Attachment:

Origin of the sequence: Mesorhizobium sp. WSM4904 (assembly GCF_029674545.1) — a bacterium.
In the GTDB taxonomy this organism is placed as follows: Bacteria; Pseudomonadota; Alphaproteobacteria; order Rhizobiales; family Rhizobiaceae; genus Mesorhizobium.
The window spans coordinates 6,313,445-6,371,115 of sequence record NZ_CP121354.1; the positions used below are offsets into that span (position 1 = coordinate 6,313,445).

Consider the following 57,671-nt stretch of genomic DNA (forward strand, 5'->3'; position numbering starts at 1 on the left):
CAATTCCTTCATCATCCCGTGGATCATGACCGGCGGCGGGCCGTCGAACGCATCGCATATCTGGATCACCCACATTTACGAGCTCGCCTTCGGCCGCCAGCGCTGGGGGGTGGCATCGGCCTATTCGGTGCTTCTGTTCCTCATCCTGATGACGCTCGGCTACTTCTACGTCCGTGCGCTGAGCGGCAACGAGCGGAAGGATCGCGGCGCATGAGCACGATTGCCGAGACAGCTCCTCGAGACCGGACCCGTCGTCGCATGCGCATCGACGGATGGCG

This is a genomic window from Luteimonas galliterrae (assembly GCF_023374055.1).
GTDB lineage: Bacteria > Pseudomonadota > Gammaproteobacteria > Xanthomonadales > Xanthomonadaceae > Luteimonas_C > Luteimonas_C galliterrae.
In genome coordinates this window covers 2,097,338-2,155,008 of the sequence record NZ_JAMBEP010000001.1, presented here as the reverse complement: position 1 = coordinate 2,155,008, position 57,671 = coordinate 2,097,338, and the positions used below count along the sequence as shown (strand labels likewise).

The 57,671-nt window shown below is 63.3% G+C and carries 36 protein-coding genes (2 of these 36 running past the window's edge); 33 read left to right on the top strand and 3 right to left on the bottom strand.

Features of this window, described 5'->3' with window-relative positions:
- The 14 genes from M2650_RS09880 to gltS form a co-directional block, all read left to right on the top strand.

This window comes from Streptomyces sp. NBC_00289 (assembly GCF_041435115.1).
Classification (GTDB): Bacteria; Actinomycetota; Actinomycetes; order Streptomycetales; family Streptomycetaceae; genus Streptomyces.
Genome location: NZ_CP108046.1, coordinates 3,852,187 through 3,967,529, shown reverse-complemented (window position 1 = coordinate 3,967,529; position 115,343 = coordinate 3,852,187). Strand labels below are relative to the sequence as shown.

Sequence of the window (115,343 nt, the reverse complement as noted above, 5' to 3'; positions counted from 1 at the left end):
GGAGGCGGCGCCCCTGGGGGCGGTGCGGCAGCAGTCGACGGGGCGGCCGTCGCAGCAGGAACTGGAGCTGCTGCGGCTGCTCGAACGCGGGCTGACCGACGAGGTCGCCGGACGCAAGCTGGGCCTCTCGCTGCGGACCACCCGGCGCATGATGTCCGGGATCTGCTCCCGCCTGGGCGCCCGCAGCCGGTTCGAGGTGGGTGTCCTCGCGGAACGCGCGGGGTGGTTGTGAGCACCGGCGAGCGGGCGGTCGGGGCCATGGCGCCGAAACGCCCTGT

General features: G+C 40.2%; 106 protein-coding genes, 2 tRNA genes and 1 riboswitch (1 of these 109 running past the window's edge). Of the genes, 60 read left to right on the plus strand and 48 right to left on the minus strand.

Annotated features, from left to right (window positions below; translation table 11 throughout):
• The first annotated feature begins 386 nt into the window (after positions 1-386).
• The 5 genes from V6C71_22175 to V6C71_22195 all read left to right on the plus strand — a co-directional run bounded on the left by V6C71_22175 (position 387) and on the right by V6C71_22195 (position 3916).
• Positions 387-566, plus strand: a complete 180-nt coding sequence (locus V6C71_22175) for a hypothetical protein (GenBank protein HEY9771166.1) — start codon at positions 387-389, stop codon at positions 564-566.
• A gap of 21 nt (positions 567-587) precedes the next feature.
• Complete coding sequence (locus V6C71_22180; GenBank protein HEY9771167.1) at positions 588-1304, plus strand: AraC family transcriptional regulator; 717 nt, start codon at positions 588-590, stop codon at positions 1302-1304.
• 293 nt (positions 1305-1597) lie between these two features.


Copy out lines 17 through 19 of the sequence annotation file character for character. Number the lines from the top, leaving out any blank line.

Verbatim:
General features: G+C 40.2%; 106 protein-coding genes, 2 tRNA genes and 1 riboswitch (1 of these 109 running past the window's edge). Of the genes, 60 read left to right on the plus strand and 48 right to left on the minus strand.

Annotated features, from left to right (window positions below; translation table 11 throughout):
• The first annotated feature begins 386 nt into the window (after positions 1-386).